The Development Of A New Holistic Risk Assessment Model For The Inclusion Of Public Perceptual Values In The Decision-making Process
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P. E. S. Chesney, G. L. Cannibal & R. Baines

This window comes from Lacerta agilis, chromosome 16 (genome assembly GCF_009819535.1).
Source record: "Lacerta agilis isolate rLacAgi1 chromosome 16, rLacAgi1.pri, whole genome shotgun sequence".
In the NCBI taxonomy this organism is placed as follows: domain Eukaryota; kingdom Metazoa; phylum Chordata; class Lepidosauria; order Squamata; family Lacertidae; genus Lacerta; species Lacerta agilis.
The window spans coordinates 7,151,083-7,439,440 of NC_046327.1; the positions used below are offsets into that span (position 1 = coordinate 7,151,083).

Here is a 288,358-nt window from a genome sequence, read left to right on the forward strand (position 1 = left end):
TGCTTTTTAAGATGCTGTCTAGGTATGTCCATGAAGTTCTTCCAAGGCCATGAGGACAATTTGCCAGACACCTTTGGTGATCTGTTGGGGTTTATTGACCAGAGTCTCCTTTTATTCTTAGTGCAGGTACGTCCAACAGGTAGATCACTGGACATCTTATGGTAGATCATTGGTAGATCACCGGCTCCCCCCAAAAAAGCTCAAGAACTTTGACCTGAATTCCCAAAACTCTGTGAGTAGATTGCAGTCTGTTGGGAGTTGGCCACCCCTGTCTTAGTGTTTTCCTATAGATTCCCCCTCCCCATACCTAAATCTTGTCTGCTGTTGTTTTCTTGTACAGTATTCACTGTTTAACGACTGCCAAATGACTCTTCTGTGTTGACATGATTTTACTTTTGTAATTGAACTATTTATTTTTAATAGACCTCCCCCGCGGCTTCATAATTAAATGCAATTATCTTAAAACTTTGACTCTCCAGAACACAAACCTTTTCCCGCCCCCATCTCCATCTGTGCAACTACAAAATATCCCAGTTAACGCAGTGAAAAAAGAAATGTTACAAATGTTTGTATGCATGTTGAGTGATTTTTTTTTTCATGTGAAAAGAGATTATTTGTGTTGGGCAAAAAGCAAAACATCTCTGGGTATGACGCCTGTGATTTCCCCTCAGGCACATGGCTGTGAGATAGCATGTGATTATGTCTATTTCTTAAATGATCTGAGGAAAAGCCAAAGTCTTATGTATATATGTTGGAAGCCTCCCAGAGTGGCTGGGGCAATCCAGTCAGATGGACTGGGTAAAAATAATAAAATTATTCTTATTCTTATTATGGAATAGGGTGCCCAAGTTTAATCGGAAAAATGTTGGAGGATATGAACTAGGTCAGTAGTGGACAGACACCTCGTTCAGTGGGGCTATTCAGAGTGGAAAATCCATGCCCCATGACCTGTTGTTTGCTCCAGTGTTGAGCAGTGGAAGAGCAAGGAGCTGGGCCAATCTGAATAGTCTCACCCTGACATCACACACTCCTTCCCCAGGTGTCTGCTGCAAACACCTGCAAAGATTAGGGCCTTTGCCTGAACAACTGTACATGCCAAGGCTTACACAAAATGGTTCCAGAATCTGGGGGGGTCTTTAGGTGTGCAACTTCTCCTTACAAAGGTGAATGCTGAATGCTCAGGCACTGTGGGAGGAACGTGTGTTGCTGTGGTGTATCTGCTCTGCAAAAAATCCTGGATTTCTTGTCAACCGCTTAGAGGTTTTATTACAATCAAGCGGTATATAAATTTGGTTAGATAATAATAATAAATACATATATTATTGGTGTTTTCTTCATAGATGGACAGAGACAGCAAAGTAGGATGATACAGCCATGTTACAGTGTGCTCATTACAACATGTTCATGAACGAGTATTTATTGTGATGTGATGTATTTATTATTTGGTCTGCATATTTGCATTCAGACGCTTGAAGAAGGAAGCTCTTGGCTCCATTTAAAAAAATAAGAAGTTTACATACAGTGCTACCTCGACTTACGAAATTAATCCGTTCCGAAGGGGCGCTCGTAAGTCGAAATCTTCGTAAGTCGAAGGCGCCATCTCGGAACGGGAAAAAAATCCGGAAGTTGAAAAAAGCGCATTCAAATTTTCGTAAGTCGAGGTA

The development of a new holistic risk assessment model for the inclusion of public perceptual values in the decision-making process P. E. S. Chesney1, G. L. Cannibal1 & R. Baines2 1 School of Environmental and Applied Sciences 2 School of Computing and Technology, University of Derby, England. Abstract A new model of risk assessment is proposed as a debating tool in an ongoing interdisciplinary dialogue with wider society. Subjective value perceptions are incorporated in to the risk model with acknowledgement to the inter-subjectivity and limitations of traditional rationalist approaches. The basis of the model is the incorporation of subjective perceptual values into the appropriate stage of the risk management process i.e. that which will facilitate the proactive assessment of the risk and the prevention of societal outrage and opposition to the proposed development project or policy. All too often the public's perceptual values are only recognised when a crisis has already materialised, when public outrage is threatening the continuation or efficiency of the existing action, or when the developer or regulator wants to revive its already damaged reputation or image. The new risk epistemology moves away from the suppressive nature of the rationalist and objective paradigm by incorporating relevant social values and issues into the risk model at the very initiation of the identification, definition and assessment stages of the decision-making process. Thus enabling risk managers to proactively understand the concerns of the individuals, populations or stakeholders involved in the risk situation. The early recognition given to these social values will allow sufficient time for their concerns to be incorporated into and satisfied by the development proposal. By assessing risk in a way that reflects the values of holistic society, not just those of the experts, this will lead to the breaking of the two way opposition and distrust that often exists between the public and risk experts.